DOWNTOWN — Like a train pulling into a station, "Pullman Porter Blues" arrived right on time.
At least that’s how Chuck Smith — the director of the Goodman Theatre’s current production, which is in the middle of a six-week run ending Oct. 27 — describes it.
“The fact that Chicago has been in the news in such a negative way lately, this show is like a breath of fresh air,” said Smith, who’s also celebrating 20 years at the Goodman this year.
Smith said the play — which depicts a three-generation family of Pullman porters on a train from Chicago to New Orleans — makes people feel good about Chicago’s history.
And although no one involved in the play said it was intentional, the play’s Chicago premiere arrived on time on a grander scale: It coincided with the 50th anniversary of the March on Washington, a historic moment for the civil rights movement, and an event the Pullman porter union had a hand in organizing.
“I don’t know if it’s coincidence, but it’s certainly fate,” said Tosin Morohunfola, who plays Cephas Sykes, the youngest of the family of porters, who works on the train for the first time in the play.
Morohunfola said it's time for his generation to be re-educated on the struggles of the civil rights movement and “to be reminded of where we came from and what men had to endure to get here.”
What Pullman porters had to endure — and what they were able to accomplish during the railroad’s heyday — was why Cheryl West said she wrote the play.
In the 19th century, the Pullman Palace Car Co. began manufacturing the country’s first luxury sleeper cars in Chicago. George Pullman, the company’s namesake and founder, initially hired only African-Americans — many of whom were just transitioning out of slavery — to man his cars.
“I think Pullman thought that if he could hire some of these guys to be porters on his train that would be an easier transition for them than to hire people who had never really done it [served white patrons],” said Senuwell L. Smith, who grew up on the South Side and plays Twist, a musician, in the show.
Pullman’s porters were everything on the trains — waiters, baby sitters, maids and janitors — and as long as the train was moving, they were never off duty.
“If you got a couple of hours of sleep on those 20-hour train rides, you were lucky,” Smith said.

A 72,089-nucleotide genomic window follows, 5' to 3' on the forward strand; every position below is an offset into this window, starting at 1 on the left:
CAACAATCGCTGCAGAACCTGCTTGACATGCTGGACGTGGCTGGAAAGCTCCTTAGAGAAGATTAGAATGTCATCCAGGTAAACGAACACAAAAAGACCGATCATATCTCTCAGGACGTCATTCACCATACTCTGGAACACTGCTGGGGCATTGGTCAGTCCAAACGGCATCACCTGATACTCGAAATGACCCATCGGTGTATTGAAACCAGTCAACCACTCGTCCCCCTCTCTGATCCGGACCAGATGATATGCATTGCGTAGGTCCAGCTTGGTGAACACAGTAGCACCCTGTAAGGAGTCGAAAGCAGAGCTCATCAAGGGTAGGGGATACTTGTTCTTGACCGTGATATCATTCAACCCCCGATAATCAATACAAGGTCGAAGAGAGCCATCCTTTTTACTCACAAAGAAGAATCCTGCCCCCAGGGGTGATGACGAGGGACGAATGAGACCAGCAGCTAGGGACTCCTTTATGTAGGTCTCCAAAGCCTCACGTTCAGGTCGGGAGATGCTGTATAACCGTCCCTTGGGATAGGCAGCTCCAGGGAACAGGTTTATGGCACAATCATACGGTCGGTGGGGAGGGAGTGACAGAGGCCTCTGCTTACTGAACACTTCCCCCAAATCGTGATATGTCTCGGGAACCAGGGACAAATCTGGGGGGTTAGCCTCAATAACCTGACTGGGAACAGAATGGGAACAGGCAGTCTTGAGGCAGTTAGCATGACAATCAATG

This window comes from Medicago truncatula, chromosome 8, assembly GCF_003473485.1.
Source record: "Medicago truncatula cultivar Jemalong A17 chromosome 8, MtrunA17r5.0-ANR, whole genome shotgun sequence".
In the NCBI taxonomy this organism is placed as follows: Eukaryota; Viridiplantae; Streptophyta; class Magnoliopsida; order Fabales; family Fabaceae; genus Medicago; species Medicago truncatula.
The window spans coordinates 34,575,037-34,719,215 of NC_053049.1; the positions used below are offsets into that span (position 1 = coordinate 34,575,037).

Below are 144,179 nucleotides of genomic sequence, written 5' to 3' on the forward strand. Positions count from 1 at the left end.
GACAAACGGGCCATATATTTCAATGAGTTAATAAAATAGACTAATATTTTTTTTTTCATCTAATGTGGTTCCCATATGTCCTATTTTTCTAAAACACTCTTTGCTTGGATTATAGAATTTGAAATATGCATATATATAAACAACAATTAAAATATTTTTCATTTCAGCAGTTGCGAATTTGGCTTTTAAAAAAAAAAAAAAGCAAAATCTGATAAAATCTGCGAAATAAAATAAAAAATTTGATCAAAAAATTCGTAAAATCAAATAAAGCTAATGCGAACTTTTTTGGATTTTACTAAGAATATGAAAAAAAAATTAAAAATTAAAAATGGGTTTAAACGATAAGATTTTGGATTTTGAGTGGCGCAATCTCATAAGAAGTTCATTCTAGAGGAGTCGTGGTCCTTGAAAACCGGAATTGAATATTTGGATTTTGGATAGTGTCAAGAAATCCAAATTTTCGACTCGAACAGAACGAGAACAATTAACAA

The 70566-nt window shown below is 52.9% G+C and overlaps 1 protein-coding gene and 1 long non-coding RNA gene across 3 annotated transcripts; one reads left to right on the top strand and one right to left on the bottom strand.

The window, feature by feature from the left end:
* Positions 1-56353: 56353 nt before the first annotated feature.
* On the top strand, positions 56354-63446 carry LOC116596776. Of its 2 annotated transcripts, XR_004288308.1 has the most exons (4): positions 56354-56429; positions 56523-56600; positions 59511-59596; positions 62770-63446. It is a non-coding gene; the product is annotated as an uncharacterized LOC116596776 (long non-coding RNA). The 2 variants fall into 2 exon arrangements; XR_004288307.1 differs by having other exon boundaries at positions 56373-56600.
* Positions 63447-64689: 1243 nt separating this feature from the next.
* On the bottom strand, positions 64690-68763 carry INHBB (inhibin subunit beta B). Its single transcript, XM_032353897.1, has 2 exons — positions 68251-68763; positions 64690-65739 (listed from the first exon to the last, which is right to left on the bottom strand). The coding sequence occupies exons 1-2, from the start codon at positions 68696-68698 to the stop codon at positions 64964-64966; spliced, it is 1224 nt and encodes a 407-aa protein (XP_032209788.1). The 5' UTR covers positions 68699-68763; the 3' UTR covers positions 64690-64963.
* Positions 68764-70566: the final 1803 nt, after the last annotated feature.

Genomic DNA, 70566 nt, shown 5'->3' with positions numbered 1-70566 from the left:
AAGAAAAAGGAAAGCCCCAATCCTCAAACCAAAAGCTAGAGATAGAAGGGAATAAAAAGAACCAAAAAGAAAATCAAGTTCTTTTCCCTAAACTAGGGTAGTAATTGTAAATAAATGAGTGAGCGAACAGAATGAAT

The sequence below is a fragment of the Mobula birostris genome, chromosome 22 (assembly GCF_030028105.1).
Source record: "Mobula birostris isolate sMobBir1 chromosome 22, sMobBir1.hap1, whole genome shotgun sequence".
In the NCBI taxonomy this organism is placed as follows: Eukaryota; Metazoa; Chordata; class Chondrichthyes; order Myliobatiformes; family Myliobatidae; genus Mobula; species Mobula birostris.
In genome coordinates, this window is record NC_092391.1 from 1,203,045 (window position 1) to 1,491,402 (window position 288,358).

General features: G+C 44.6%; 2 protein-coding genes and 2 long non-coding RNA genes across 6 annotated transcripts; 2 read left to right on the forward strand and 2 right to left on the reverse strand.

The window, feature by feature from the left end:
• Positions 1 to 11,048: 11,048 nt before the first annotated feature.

West said even with long hours and low pay, porters were men “of such dignity” and early activists, secretly passing along copies of the Chicago Defender to African-Americans in the South and organizing to form the first black labor union.
“There’s something about what we can learn, especially young people, about having pride in your work, doing your job well, overcoming adversity and still maintaining your dignity, fighting things that can be changed,” said West, who did much of her research for the play at the Pullman Porter Museum and at the Newberry Library, where many of Pullman’s original documents are held.
On stage, the story unfolds over one summer night in 1937 — just two months before Pullman recognized the porters' union for the first time and agreed to a new deal that would increase pay and regulate hours.
West said she embedded the porters' history within her three-generational family — the eldest “grandfather” character came “right off the plantation,” the middle “father” character is a union officer who had worked “tirelessly” for more than a decade negotiating a deal with Pullman, and the youngest “son” character romanticized the porter job and is just beginning to understand the challenges his father and grandfather faced.
“Pullman history is Chicago history,” Morohunfola said. “The men who worked hard as Pullman porters inevitably helped jumpstart the civil rights movement, helped create what is now the black middle class in America. They had everything to do with black Americans being able to elevate their position.
“It was a game-changing piece of history,” Morohunfola said.
For more on "Pullman Porter Blues" and the actors who bring the show to life, watch the video.